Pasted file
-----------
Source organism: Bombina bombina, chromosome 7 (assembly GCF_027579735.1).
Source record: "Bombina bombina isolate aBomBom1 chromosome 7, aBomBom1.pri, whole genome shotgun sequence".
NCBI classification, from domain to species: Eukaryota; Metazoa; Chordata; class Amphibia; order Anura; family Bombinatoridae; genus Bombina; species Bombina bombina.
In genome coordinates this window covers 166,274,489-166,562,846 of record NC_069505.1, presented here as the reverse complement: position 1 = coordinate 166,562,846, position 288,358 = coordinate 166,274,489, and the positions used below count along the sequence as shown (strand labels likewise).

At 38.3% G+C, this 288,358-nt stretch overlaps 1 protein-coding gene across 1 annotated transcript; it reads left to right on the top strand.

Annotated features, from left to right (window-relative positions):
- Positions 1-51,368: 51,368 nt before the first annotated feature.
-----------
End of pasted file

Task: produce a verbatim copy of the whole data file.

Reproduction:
Source organism: Bombina bombina, chromosome 7 (assembly GCF_027579735.1).
Source record: "Bombina bombina isolate aBomBom1 chromosome 7, aBomBom1.pri, whole genome shotgun sequence".
NCBI classification, from domain to species: Eukaryota; Metazoa; Chordata; class Amphibia; order Anura; family Bombinatoridae; genus Bombina; species Bombina bombina.
In genome coordinates this window covers 166,274,489-166,562,846 of record NC_069505.1, presented here as the reverse complement: position 1 = coordinate 166,562,846, position 288,358 = coordinate 166,274,489, and the positions used below count along the sequence as shown (strand labels likewise).

At 38.3% G+C, this 288,358-nt stretch overlaps 1 protein-coding gene across 1 annotated transcript; it reads left to right on the top strand.

Annotated features, from left to right (window-relative positions):
- Positions 1-51,368: 51,368 nt before the first annotated feature.